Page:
2. Organize And Structure Your Hooks
  3. Use React Hooks Snippets
  4. Put Hooks Rules into Consideration

1. Simplify Your Hooks

Keeping React Hooks simple will give us the power to effectively control and manipulate what goes on in a component throughout its lifetime. Avoid writing custom Hooks as much as possible; we can inline a useState() or useEffect() instead of creating our own hook.

If we find ourself making use of a bunch of custom Hooks that are related in functionality, we can create a custom hook that acts as a wrapper for these. Let’s take a look at two different functional components with hooks below.

Functional Component v1

function {

Functional Component v2

function {

v2 is a better version because it keeps the hook simple and all other useHooks are inline accordingly. This allows us to create functionality that can be reused across different components and also gives us more power to control and manipulate our components effectively. Instead of adopting v1 in which our components are littered with Hooks, we should make use of v2 which will make debugging easy and our code cleaner.

2. Organize And Structure Your Hooks

One of the advantages of React Hooks is the ability to write less code that is easy to read. In some cases, the amount of useEffect() and useState() can still be confusing. When we keep our component organized it will help in readability and keep the flow of our components consistent and predictable. If our custom Hooks are too complicated, we can always break them down to sub-custom Hooks. Extract the logic of our component to custom Hooks to make our code readable.

3. Use React Hooks Snippets

React Hooks Snippets is a Visual Studio Code extension to make React Hooks easier and faster. Currently, five hooks are supported:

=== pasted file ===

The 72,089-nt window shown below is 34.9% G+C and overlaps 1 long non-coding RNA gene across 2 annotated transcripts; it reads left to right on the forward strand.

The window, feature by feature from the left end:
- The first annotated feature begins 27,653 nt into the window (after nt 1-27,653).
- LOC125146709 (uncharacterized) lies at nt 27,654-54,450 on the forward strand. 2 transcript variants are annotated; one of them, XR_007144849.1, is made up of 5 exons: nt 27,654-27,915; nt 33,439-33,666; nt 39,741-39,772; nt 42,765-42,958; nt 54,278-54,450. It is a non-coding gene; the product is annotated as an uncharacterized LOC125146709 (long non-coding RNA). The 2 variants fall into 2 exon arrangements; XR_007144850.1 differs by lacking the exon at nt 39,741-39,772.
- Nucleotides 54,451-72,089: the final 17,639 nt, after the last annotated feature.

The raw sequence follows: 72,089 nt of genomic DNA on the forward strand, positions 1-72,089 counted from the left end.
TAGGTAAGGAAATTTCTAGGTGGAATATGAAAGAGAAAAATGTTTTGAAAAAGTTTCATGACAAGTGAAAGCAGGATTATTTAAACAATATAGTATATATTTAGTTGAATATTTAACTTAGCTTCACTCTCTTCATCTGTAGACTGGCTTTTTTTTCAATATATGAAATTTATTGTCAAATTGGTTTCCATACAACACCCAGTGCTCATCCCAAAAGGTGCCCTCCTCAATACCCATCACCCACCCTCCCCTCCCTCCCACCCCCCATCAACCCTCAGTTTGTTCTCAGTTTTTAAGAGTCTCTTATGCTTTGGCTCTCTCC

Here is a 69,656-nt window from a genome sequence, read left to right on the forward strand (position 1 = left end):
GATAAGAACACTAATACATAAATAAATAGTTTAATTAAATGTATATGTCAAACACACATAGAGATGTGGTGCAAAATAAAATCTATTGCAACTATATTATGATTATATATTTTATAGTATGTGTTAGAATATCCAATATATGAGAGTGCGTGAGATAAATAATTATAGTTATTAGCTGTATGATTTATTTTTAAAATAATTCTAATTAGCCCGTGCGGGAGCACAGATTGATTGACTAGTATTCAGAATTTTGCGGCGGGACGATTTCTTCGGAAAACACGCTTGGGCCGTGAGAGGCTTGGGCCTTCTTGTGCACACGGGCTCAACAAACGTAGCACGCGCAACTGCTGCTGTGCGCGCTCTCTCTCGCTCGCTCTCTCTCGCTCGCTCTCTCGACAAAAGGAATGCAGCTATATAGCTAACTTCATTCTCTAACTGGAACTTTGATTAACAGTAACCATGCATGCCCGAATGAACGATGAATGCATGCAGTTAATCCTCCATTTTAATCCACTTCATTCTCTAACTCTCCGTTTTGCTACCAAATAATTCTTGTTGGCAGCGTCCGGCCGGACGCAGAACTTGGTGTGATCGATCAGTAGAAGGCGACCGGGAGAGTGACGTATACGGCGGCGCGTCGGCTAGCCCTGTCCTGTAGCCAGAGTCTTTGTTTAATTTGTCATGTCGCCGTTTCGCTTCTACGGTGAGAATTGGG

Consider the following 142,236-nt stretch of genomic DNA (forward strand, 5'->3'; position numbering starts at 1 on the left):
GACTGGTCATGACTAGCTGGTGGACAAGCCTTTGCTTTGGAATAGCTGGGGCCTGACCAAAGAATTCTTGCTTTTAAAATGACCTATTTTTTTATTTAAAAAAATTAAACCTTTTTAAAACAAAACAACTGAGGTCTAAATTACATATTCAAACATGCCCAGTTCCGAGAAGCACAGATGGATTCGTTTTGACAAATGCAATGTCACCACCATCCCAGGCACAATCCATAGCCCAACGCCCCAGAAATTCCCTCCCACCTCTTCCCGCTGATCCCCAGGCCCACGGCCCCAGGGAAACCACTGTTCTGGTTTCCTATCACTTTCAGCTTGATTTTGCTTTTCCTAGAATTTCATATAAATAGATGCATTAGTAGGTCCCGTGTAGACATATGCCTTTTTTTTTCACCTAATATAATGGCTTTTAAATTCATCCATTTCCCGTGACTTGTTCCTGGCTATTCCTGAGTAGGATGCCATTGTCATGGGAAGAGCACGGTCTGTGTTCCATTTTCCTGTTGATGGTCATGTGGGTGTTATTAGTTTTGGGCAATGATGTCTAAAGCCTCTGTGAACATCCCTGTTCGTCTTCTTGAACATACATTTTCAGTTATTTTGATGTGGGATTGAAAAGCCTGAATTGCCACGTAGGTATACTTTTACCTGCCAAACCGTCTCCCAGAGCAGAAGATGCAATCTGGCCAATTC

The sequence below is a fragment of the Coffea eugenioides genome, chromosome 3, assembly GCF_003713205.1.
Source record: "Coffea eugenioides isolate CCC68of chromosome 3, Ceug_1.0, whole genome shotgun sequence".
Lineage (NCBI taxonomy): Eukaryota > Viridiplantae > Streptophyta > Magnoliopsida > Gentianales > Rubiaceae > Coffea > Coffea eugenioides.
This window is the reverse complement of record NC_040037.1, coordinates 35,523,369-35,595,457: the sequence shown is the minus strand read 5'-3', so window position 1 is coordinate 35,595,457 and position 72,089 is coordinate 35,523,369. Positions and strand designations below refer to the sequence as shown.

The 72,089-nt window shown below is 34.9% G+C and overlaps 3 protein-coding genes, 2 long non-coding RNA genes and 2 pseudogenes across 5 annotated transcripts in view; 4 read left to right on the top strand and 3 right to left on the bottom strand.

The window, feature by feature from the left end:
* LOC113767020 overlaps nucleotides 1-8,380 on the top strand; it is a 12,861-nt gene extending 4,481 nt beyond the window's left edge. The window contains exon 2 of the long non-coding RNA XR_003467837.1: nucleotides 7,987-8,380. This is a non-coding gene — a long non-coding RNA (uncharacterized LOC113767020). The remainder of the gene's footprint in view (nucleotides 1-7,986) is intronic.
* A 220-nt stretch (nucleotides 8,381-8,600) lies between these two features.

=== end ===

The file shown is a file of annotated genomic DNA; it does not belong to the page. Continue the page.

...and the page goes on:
• useState()
  • useEffect()
  • useContext()
  • useCallback()
  • useMemo()

There are two ways (Command and Extension Marketplace) we can add React Hooks snippets to our project:

4. Put Hooks Rules into Consideration

Endeavor to always put the two rules of Hooks we learned earlier into consideration while working with React Hooks.

  • Only call your Hooks at the top level. Don’t call Hooks inside loops, conditions or nested functions.
  • Always call Hooks from React function components or from custom Hooks, don’t call Hooks from regular JavaScript functions.

The ESlint plugin called eslint-plugin-react-hooks enforces these two rules, we can add this plugin to your project if we’d like it as we explain above in rules of hooks section.

Best practices have not been fully resolved because Hooks are still relatively new. So adoption should be taken with precaution one would take in adopting in any early technology. With that in mind, Hooks are the way for the future of React.

That’s all about in this article.


In this article, We understood about the two most important rules of React Hooks and how to effectively think in Hooks. We looked at functional components and some best practices in writing Hooks the right and effective way. As brief as the rules are, it’s important to make them our guiding compass when writing rules. If we are prone to forget it, we can make use of the ESLint plugin to enforce it.

Thanks for reading ! I hope you enjoyed and learned about the Hook Concepts in ReactJS. Reading is one thing, but the only way to master it is to do it yourself.

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If you have any comments, questions, or think I missed something, feel free to leave them below in the comment box.

Thanks again Reading. HAPPY READING!!😊😊😊